Implementation Conversation Offers Tangible Ways for Churches to Advocate for Health Equity and Become Anti-Racist
An implementation conversation held July 17 on the Synod Resolution to Declare and Respond to Racism as a Public Health Crisis drew a virtual crowd of some 50 participants from across the country. Attendees heard from United Black Christians (UBC) board member Barbara Baylor, former convenor of the UCC’s Racial and Ethnic Health Disparities Task Force (REHD); the Rev. Dr. Elyse Berry, CHHSM’s associate for advocacy and leadership development; and Zillah Jackson Wesley, moderator of the UCC’s Council on Racial and Ethnic Ministries (COREM). Together, the three women answered questions and outlined several concrete ways all settings of the church can address elements of the resolution.
In a new process for the UCC’s General Synod, delegates and visitors were invited to attend similar conversations on all of the resolutions passed by Synod delegates. “I really appreciated this time for more conversation on the resolution, and for it to be held during Synod,” said Berry. “Sharing ideas for action and creating space to ask questions and consider what next steps might be was not an afterthought, and I think that matters. People have energy around this, and by meeting during Synod, folks had the ability to engage in a way that they might not have otherwise.”
In welcoming attendees, Wesley explained the genesis of the recently-passed resolution, noting that COREM and CHHSM had each submitted similar resolutions on racism as a public health crisis, and agreed to work together on the single resolution. The partnership has opened the door to further ways to partner in achieving health equity in the future, she said.
Baylor concurred, remarking that with CHHSM and COREM, much can be accomplished in the fight to eradicate racial and ethnic disparities in public health care. She explained her work with the Racial and Ethnic Health Disparities Task Force (REHD) and offered ideas to help local churches tackle health equity issues in their own communities. One of the most important emphases, she said, was creating opportunities for action.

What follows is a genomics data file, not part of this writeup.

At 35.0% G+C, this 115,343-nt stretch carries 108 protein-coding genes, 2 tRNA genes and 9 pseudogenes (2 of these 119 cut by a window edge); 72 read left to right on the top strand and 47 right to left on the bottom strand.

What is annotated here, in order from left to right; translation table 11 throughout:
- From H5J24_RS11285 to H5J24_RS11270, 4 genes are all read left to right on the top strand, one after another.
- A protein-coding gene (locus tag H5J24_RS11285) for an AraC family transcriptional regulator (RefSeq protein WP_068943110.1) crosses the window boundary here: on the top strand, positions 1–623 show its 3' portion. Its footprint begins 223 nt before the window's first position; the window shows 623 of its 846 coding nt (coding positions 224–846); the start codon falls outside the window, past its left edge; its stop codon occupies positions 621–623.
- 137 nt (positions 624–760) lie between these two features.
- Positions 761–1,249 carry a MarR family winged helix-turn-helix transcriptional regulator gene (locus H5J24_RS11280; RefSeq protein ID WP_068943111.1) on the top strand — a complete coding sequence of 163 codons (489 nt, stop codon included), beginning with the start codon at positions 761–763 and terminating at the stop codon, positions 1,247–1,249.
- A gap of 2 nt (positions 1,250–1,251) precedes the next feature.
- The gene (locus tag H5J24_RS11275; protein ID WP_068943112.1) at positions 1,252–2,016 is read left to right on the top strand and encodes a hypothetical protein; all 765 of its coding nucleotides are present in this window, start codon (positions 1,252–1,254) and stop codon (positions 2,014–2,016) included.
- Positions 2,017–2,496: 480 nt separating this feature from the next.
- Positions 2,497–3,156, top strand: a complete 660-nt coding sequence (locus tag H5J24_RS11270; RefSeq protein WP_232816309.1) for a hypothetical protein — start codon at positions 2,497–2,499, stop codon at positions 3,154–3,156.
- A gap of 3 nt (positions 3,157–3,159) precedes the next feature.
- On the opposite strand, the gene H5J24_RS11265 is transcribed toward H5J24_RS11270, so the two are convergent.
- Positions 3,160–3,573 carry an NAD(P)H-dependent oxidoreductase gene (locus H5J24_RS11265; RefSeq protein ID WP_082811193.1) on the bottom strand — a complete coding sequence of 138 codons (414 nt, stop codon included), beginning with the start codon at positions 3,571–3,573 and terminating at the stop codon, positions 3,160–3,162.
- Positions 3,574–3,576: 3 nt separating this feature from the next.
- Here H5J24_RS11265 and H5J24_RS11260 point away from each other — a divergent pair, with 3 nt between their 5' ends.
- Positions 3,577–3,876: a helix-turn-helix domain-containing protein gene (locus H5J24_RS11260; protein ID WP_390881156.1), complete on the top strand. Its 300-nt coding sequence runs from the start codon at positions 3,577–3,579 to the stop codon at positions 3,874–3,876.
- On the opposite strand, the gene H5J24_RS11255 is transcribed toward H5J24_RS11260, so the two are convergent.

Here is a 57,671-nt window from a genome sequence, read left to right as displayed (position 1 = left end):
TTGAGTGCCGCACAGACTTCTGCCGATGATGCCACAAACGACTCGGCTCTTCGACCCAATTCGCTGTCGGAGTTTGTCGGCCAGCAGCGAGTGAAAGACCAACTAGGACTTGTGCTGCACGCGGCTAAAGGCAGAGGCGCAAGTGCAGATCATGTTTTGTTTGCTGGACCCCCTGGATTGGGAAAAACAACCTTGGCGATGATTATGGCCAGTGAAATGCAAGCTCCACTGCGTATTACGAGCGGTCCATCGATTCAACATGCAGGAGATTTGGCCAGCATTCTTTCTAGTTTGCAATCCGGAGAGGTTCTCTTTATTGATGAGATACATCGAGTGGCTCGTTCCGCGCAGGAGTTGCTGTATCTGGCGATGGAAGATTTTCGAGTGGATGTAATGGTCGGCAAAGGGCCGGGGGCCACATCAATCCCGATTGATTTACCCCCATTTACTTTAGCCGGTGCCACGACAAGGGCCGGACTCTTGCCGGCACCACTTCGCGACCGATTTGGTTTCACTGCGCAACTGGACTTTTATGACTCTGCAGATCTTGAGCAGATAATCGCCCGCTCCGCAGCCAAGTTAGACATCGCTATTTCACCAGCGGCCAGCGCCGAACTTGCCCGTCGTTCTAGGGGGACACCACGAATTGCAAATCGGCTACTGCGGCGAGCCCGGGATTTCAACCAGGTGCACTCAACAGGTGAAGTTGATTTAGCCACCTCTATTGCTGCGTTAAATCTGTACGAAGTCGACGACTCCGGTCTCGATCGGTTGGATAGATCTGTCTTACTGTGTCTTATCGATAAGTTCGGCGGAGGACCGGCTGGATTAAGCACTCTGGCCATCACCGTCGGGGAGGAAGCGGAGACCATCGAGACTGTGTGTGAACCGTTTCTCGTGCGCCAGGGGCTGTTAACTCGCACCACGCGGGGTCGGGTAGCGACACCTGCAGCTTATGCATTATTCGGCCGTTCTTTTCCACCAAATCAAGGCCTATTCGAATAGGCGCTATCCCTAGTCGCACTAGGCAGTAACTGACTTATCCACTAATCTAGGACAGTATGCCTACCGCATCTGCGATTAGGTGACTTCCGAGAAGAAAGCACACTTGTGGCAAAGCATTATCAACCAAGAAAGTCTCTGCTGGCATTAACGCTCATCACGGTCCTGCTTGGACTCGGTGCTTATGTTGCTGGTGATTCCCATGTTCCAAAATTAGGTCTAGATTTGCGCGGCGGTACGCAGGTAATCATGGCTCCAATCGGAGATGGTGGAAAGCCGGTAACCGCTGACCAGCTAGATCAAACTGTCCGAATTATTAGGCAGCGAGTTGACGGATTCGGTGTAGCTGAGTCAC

“Think about developing mini-COREM bodies in your community or church, and let them share their stories,” she said. That way, the community can hear all voices, and churches can assemble a divers health equity advocacy group.
She encouraged local churches and conferences to examine the ways in which justice inequities in housing, education, employment, hunger and more affect health. One useful guide is the Unnatural Causes Tool Kit, used in conjunction with the 2009 General Synod Health Care For All Resolution (resolution begins on p. 46 of the link). The kit asks, “Is inequality making us sick?” and offers ways congregations and conferences can begin to address the issues.
“The faith community, in conjunction with health organizations, can make a difference,” Baylor said.
Baylor had presented a 45-minute educational session prior to the vote on the resolution, available to all delegates and visitors, and one that CHHSM’s Berry encouraged everyone to watch. “It’s a 45-minute crash course on public health,” Berry said, that will give Synod goers a solid foundation from which to build their health equity efforts.